Jenny Ross: Don’t let bank scammers hammer you

Victims of bank transfer fraud can end up losing nest eggs that have taken them years to save. Picture: Getty
Victims of bank transfer fraud can end up losing nest eggs that have taken them years to save. Picture: Getty
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Imagine spending years building up a nest egg only to be tricked out of it in the space of a few minutes. You don’t have to be careless with your cash to lose life-changing sums. That’s the cruel irony of bank transfer scams – in many cases victims are under the impression that they’re taking steps to protect their account, when in reality they’re sending ­money straight into a fraudster’s pocket.

Here’s how it can play out: you receive a text message that appears to be from your bank, asking you to get in touch urgently as ‘suspicious activity’ has been detected on your account. The call handler says they’re from your bank’s fraud team and asks you to transfer money into a ‘safe account.’ By the time you realise you’ve been duped, the cash is likely to be long gone from the account you sent it to, making it impossible for your bank to reclaim it.

Gallingly, because you ‘authorised’ the payment, ­current rules mean that you have no legal right to a refund. The good news (at least for future victims), is that things are finally about to change.

Bank transfer fraud – also known as authorised push payment (APP) fraud – is big business for scammers. In the 18 months to June 2018, it was responsible for losses totalling £381 million, with less than a quarter returned to victims.

Sadly, such cases are all too familiar to the Which? Money Helpline. Since the beginning of this year alone, we’ve heard from 16 people who were tricked into transferring a total of almost £262,000 to criminals. Just £9,000 of that has been recovered. ­Victims are targeted in all sorts of ways – there’s no textbook bank transfer scam.

Impersonation is a common tactic, but criminals don’t limit their repertoire to bank staff – they also pose as police, ­government bodies or utility companies in an attempt to persuade you to transfer ­money out of your account. Invoice fraud is another lucrative variation on the theme. This is where scammers hack email accounts to send ­payment requests that appear to be from a genuine contact.

Last year, we heard from a restaurant owner who lost a staggering £593,000 to such a trick. After starting the process of buying a home, he received an email that looked to be from his solicitor, which provided bank account details and instructed him to transfer funds to secure the property. Three weeks later he learned that the money had never reached the intended recipient. His bank was only able to recover £135,000.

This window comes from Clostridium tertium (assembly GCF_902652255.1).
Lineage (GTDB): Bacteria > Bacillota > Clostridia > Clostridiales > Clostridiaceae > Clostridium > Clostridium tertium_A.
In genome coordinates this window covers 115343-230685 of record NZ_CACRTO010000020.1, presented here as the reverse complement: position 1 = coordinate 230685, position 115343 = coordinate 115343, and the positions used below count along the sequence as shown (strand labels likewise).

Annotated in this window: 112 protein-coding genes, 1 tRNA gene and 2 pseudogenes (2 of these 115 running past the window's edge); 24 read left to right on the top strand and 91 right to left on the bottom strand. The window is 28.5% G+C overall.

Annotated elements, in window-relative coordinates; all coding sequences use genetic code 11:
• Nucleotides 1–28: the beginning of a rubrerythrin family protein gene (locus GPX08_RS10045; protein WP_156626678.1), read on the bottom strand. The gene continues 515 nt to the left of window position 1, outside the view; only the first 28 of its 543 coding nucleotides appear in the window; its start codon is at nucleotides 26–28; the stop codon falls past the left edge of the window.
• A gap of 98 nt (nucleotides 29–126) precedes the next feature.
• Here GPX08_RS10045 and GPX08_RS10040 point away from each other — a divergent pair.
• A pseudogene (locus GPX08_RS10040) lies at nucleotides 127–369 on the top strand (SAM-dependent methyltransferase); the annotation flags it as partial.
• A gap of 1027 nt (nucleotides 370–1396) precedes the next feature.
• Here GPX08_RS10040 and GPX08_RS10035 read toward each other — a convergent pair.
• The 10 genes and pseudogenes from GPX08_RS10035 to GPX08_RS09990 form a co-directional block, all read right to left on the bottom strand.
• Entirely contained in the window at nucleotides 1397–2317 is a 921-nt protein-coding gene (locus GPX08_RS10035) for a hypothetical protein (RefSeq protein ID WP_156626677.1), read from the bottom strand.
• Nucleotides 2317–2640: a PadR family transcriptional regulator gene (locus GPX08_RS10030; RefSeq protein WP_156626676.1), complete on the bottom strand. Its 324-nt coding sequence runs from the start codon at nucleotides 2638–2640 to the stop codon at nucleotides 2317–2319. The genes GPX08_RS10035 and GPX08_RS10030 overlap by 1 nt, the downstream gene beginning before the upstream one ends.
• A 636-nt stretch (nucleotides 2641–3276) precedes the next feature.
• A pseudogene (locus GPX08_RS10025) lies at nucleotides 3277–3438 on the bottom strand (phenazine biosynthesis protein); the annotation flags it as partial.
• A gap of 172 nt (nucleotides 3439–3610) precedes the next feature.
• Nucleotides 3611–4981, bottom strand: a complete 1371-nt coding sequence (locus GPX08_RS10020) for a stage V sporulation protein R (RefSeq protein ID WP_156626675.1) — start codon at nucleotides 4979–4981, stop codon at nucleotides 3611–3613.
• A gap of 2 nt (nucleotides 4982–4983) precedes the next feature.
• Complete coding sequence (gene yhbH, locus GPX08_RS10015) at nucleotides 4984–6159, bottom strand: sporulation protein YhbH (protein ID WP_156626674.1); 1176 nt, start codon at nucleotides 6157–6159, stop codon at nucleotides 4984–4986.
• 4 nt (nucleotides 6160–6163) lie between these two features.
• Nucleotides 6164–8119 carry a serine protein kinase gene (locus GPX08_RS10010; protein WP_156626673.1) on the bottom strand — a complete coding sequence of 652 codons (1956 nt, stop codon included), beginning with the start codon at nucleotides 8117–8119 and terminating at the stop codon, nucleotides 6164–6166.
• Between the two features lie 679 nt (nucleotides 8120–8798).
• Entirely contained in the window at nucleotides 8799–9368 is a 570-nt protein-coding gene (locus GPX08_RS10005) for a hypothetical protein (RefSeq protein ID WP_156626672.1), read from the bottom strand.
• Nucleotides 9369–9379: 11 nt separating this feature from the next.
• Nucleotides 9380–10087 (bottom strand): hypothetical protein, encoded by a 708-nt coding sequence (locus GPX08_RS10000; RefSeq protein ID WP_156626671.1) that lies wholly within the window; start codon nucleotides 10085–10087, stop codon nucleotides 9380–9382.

At Which? we’ve long been campaigning for victims of APP fraud to be better protected, and in September 2016 we made a super-complaint to the Payment Systems ­Regulator, calling for action. Since then, we’ve been working with banks, regulators and other consumer groups to draw up a voluntary code that aims to give more victims their money back and prevent losses in the first place.

A launch date has at last been confirmed. As of 28 May, banks who have signed up to the code will be required to take a number of steps to reduce the risk of customers being tricked into transferring money to scammers. These include detecting payments that are at high risk of being a scam, providing warnings to customers about the risks of sending money via a bank transfer and identifying ­customers who might be ­vulnerable to scams.

Under the new code, you’ll be reimbursed as long as you’ve done nothing wrong – such as ignore warnings about scams or not taken care to establish the person you’re sending money to is legitimate.

Your bank should tell you whether or not it has ­decided to reimburse you within 15 working days of you reporting the scam – and you should get your money back without delay. In ‘exceptional circumstances’ the bank can take more time to reach a decision, up to a maximum of 35 ­working days.

But what if no one’s at fault? This ‘no blame’ scenario – where neither you nor the banks involved in the transfer has done anything wrong – has caused a big headache for those drafting the code. Unsurprisingly, banks are reluctant to shoulder the financial burden. A temporary funding solution has now been agreed, but this only lasts until the end of 2019, so it remains to be seen whether a longer-term arrangement can be reached.

The fact that the code will soon become a reality is a major breakthrough after many months of wrangling across the industry, but it’s not a guaranteed panacea.

Even if you eventually get your money back, the ­experience of fraud can be very distressing. So it’s ­concerning that the introduction of a measure designed to minimise the risk of it happening in the first place has been delayed, possibly until next year. This measure, known as ‘confirmation of payee’, means that when making a transfer you’ll have the chance to check that the name on the recipient account matches the name of the person you’re intending to pay.

Then there’s the fact that the code is voluntary. We want to see all banks signing up to it before May to ensure that no customers are left without the valuable protection it provides. Far too many have already lost life-changing amounts of money.

Jenny Ross is Which? Money editor.